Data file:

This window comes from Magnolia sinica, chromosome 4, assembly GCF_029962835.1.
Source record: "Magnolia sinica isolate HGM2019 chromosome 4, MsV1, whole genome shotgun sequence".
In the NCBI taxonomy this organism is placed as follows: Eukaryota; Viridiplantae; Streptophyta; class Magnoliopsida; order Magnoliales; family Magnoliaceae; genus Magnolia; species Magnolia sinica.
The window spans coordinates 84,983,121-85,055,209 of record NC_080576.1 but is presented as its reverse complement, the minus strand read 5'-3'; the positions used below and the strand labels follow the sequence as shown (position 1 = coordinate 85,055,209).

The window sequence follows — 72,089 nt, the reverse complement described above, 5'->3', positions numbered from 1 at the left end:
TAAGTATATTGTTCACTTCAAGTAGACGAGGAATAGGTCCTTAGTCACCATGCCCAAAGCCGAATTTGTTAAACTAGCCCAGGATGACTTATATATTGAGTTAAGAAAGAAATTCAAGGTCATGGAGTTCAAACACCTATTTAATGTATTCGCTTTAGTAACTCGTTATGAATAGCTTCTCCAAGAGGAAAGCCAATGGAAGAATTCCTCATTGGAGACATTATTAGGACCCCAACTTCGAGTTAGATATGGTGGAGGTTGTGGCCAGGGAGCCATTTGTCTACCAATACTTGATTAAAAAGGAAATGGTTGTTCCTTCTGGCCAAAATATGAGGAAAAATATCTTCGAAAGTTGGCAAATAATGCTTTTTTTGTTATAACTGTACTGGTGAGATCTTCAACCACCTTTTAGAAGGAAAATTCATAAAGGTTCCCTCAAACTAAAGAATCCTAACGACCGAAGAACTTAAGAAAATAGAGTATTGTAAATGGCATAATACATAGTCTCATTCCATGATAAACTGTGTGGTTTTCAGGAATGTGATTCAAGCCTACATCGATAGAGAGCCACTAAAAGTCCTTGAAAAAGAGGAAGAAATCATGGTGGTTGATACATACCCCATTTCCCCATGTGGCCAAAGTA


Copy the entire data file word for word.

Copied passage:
This window comes from Magnolia sinica, chromosome 4, assembly GCF_029962835.1.
Source record: "Magnolia sinica isolate HGM2019 chromosome 4, MsV1, whole genome shotgun sequence".
In the NCBI taxonomy this organism is placed as follows: Eukaryota; Viridiplantae; Streptophyta; class Magnoliopsida; order Magnoliales; family Magnoliaceae; genus Magnolia; species Magnolia sinica.
The window spans coordinates 84,983,121-85,055,209 of record NC_080576.1 but is presented as its reverse complement, the minus strand read 5'-3'; the positions used below and the strand labels follow the sequence as shown (position 1 = coordinate 85,055,209).

The window sequence follows — 72,089 nt, the reverse complement described above, 5'->3', positions numbered from 1 at the left end:
TAAGTATATTGTTCACTTCAAGTAGACGAGGAATAGGTCCTTAGTCACCATGCCCAAAGCCGAATTTGTTAAACTAGCCCAGGATGACTTATATATTGAGTTAAGAAAGAAATTCAAGGTCATGGAGTTCAAACACCTATTTAATGTATTCGCTTTAGTAACTCGTTATGAATAGCTTCTCCAAGAGGAAAGCCAATGGAAGAATTCCTCATTGGAGACATTATTAGGACCCCAACTTCGAGTTAGATATGGTGGAGGTTGTGGCCAGGGAGCCATTTGTCTACCAATACTTGATTAAAAAGGAAATGGTTGTTCCTTCTGGCCAAAATATGAGGAAAAATATCTTCGAAAGTTGGCAAATAATGCTTTTTTTGTTATAACTGTACTGGTGAGATCTTCAACCACCTTTTAGAAGGAAAATTCATAAAGGTTCCCTCAAACTAAAGAATCCTAACGACCGAAGAACTTAAGAAAATAGAGTATTGTAAATGGCATAATACATAGTCTCATTCCATGATAAACTGTGTGGTTTTCAGGAATGTGATTCAAGCCTACATCGATAGAGAGCCACTAAAAGTCCTTGAAAAAGAGGAAGAAATCATGGTGGTTGATACATACCCCATTTCCCCATGTGGCCAAAGTA